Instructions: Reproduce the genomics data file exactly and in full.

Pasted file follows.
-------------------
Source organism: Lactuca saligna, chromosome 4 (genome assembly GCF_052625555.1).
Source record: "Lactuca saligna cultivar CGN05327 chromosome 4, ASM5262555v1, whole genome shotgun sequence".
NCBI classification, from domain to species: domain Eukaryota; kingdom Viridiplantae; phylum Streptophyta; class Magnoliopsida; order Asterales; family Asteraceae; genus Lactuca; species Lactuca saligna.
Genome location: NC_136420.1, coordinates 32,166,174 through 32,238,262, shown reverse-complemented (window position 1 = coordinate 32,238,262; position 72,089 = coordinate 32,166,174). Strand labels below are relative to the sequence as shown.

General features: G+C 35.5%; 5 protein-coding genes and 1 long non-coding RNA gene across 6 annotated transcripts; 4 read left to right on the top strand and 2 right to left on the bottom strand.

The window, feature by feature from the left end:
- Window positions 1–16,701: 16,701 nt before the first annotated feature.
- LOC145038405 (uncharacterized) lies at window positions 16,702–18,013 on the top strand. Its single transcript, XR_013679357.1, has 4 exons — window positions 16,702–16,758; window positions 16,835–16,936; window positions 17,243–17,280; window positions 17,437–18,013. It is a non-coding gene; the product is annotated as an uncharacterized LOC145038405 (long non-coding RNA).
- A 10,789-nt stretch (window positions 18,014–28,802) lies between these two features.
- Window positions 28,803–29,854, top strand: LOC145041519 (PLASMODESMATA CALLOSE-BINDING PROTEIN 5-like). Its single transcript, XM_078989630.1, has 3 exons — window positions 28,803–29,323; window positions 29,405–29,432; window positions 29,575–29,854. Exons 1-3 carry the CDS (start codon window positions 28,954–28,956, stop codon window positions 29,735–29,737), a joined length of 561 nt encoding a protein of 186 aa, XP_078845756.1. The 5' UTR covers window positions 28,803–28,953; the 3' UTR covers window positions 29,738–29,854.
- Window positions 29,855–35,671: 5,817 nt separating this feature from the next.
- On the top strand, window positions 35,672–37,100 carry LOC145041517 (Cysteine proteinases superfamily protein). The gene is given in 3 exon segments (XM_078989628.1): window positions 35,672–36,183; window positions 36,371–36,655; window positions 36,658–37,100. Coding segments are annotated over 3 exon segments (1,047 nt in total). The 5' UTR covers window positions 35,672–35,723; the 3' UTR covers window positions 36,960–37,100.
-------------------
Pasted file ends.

Source organism: Lactuca saligna, chromosome 4 (genome assembly GCF_052625555.1).
Source record: "Lactuca saligna cultivar CGN05327 chromosome 4, ASM5262555v1, whole genome shotgun sequence".
NCBI classification, from domain to species: domain Eukaryota; kingdom Viridiplantae; phylum Streptophyta; class Magnoliopsida; order Asterales; family Asteraceae; genus Lactuca; species Lactuca saligna.
Genome location: NC_136420.1, coordinates 32,166,174 through 32,238,262, shown reverse-complemented (window position 1 = coordinate 32,238,262; position 72,089 = coordinate 32,166,174). Strand labels below are relative to the sequence as shown.

General features: G+C 35.5%; 5 protein-coding genes and 1 long non-coding RNA gene across 6 annotated transcripts; 4 read left to right on the top strand and 2 right to left on the bottom strand.

The window, feature by feature from the left end:
- Window positions 1–16,701: 16,701 nt before the first annotated feature.
- LOC145038405 (uncharacterized) lies at window positions 16,702–18,013 on the top strand. Its single transcript, XR_013679357.1, has 4 exons — window positions 16,702–16,758; window positions 16,835–16,936; window positions 17,243–17,280; window positions 17,437–18,013. It is a non-coding gene; the product is annotated as an uncharacterized LOC145038405 (long non-coding RNA).
- A 10,789-nt stretch (window positions 18,014–28,802) lies between these two features.
- Window positions 28,803–29,854, top strand: LOC145041519 (PLASMODESMATA CALLOSE-BINDING PROTEIN 5-like). Its single transcript, XM_078989630.1, has 3 exons — window positions 28,803–29,323; window positions 29,405–29,432; window positions 29,575–29,854. Exons 1-3 carry the CDS (start codon window positions 28,954–28,956, stop codon window positions 29,735–29,737), a joined length of 561 nt encoding a protein of 186 aa, XP_078845756.1. The 5' UTR covers window positions 28,803–28,953; the 3' UTR covers window positions 29,738–29,854.
- Window positions 29,855–35,671: 5,817 nt separating this feature from the next.
- On the top strand, window positions 35,672–37,100 carry LOC145041517 (Cysteine proteinases superfamily protein). The gene is given in 3 exon segments (XM_078989628.1): window positions 35,672–36,183; window positions 36,371–36,655; window positions 36,658–37,100. Coding segments are annotated over 3 exon segments (1,047 nt in total). The 5' UTR covers window positions 35,672–35,723; the 3' UTR covers window positions 36,960–37,100.